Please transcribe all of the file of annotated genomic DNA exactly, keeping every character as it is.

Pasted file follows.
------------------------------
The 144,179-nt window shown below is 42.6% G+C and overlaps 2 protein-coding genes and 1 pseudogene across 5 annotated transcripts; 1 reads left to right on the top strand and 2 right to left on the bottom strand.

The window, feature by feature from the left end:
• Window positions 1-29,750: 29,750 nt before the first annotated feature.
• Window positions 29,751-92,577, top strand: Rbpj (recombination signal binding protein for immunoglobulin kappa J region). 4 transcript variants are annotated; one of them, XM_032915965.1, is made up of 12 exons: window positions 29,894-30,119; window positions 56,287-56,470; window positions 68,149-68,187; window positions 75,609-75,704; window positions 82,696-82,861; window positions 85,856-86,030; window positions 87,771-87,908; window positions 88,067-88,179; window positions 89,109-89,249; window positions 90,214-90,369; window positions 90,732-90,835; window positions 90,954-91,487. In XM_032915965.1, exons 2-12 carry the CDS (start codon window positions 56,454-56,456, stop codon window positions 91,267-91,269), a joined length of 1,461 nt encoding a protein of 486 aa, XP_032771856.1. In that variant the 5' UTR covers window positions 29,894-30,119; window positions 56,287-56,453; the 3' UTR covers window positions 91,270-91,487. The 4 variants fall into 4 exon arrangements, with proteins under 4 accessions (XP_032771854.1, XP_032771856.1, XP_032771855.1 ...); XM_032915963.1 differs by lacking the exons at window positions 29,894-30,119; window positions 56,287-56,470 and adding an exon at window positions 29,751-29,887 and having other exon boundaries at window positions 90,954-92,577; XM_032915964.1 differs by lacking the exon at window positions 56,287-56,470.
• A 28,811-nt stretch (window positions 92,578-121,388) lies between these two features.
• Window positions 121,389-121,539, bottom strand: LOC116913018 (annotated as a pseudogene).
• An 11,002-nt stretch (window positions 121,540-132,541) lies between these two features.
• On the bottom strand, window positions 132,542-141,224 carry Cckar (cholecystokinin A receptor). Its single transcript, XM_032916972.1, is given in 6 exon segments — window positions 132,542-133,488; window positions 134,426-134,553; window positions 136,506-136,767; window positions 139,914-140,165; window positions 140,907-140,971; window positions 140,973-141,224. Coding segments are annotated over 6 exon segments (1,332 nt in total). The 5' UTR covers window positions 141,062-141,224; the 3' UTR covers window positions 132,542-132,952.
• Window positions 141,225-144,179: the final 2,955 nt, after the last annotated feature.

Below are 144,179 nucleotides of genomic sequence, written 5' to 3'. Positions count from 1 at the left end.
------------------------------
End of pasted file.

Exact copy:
The 144,179-nt window shown below is 42.6% G+C and overlaps 2 protein-coding genes and 1 pseudogene across 5 annotated transcripts; 1 reads left to right on the top strand and 2 right to left on the bottom strand.

The window, feature by feature from the left end:
• Window positions 1-29,750: 29,750 nt before the first annotated feature.
• Window positions 29,751-92,577, top strand: Rbpj (recombination signal binding protein for immunoglobulin kappa J region). 4 transcript variants are annotated; one of them, XM_032915965.1, is made up of 12 exons: window positions 29,894-30,119; window positions 56,287-56,470; window positions 68,149-68,187; window positions 75,609-75,704; window positions 82,696-82,861; window positions 85,856-86,030; window positions 87,771-87,908; window positions 88,067-88,179; window positions 89,109-89,249; window positions 90,214-90,369; window positions 90,732-90,835; window positions 90,954-91,487. In XM_032915965.1, exons 2-12 carry the CDS (start codon window positions 56,454-56,456, stop codon window positions 91,267-91,269), a joined length of 1,461 nt encoding a protein of 486 aa, XP_032771856.1. In that variant the 5' UTR covers window positions 29,894-30,119; window positions 56,287-56,453; the 3' UTR covers window positions 91,270-91,487. The 4 variants fall into 4 exon arrangements, with proteins under 4 accessions (XP_032771854.1, XP_032771856.1, XP_032771855.1 ...); XM_032915963.1 differs by lacking the exons at window positions 29,894-30,119; window positions 56,287-56,470 and adding an exon at window positions 29,751-29,887 and having other exon boundaries at window positions 90,954-92,577; XM_032915964.1 differs by lacking the exon at window positions 56,287-56,470.
• A 28,811-nt stretch (window positions 92,578-121,388) lies between these two features.
• Window positions 121,389-121,539, bottom strand: LOC116913018 (annotated as a pseudogene).
• An 11,002-nt stretch (window positions 121,540-132,541) lies between these two features.
• On the bottom strand, window positions 132,542-141,224 carry Cckar (cholecystokinin A receptor). Its single transcript, XM_032916972.1, is given in 6 exon segments — window positions 132,542-133,488; window positions 134,426-134,553; window positions 136,506-136,767; window positions 139,914-140,165; window positions 140,907-140,971; window positions 140,973-141,224. Coding segments are annotated over 6 exon segments (1,332 nt in total). The 5' UTR covers window positions 141,062-141,224; the 3' UTR covers window positions 132,542-132,952.
• Window positions 141,225-144,179: the final 2,955 nt, after the last annotated feature.

Below are 144,179 nucleotides of genomic sequence, written 5' to 3'. Positions count from 1 at the left end.